On November 26, 1968, Cream played their farewell concert at London's Royal Albert Hall with Yes and Taste as the opening acts.
Cream’s second album, ‘Disraeli Gears,’ remains a psych-blues masterpiece that ensured Clapton and co’s place in the history books.
Feelings were bittersweet when the band arrived on stage in America in October 1968.
September 20, 1969 marked a transatlantic triumph for the short-lived but fondly-remembered quartet.
Musical highlights from the multi-faceted and always eventful career of a seminal drummer.
The summer of 1969 saw the world united in hope, but by the end of the year, the death of the 60s dream left the world asking: what was next?
The band's first performance was not, as often reported, at the National Jazz & Blues Festival in Windsor, but two days earlier in a famous north of England club.
On 10 July 1968, Cream confessed their 'loss of direction' and announced that within a few months, they would go their separate ways.
Nearly two years after their split, the British trio were still a chart force to be reckoned with.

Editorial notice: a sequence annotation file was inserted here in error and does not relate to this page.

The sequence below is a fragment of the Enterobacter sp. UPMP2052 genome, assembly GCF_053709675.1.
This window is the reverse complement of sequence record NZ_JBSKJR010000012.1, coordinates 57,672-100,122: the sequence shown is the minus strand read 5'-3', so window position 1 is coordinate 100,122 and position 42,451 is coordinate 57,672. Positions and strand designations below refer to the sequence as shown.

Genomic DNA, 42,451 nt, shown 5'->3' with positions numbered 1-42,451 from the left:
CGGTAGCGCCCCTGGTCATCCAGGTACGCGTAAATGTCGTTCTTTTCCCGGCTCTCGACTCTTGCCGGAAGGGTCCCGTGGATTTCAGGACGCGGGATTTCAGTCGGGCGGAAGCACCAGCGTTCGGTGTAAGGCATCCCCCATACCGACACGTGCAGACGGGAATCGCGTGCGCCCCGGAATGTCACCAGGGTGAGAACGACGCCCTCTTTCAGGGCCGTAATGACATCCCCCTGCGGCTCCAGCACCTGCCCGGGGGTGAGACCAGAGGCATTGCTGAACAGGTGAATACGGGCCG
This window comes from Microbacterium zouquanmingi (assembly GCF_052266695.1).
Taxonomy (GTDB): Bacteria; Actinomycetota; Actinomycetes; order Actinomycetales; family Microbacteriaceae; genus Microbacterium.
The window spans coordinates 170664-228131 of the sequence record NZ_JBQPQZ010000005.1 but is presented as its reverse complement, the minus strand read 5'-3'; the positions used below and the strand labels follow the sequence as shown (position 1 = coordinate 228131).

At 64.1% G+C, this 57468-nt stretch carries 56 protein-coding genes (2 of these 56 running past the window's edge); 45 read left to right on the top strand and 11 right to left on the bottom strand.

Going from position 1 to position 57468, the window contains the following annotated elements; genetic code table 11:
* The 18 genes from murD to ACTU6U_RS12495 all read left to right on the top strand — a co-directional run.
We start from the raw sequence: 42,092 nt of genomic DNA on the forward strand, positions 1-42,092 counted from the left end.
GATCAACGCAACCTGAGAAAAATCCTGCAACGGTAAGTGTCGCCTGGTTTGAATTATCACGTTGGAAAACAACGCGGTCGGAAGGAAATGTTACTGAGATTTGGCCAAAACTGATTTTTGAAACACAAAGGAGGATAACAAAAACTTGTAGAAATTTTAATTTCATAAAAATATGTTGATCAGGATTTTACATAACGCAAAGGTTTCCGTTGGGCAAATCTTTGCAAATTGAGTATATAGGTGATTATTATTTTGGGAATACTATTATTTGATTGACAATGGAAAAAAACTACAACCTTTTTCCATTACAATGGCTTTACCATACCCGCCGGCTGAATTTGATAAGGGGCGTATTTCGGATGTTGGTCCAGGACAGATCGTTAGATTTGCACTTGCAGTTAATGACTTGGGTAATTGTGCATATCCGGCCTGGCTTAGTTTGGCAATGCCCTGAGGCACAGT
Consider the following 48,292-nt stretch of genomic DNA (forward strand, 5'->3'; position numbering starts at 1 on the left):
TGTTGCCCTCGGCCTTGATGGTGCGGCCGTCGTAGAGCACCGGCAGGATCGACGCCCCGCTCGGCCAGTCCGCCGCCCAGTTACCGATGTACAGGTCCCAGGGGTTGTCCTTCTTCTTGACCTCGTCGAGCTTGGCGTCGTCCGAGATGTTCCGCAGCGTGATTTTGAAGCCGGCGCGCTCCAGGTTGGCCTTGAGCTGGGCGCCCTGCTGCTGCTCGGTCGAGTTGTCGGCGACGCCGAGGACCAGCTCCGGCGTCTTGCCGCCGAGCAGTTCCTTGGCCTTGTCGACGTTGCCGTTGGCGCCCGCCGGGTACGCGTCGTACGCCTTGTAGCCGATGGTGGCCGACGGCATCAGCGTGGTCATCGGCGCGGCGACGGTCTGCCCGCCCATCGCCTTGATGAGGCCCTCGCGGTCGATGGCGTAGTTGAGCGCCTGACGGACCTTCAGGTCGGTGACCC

A dazzling array of British stars played on Billy's stirring Apple single of 1969.
His talents as a flute, saxophone and keyboard player, and sometime writer, were also much employed in numerous other settings.
A "secret" appearance by a Beatle buddy helped the band's last UK top 20 hit.
The album was a brilliant combination of the blues, jazz and rock resumés of all three members, in a line-up that introduced and defined the concept of the power trio.
Some of the finest recorded work by one of the most distinguished British writer-performer-producers of them all.
'Goodbye,' the last album by Cream, had three runs atop the UK chart in March and April 1969. But which easy-listening LP did it incongruously do battle with?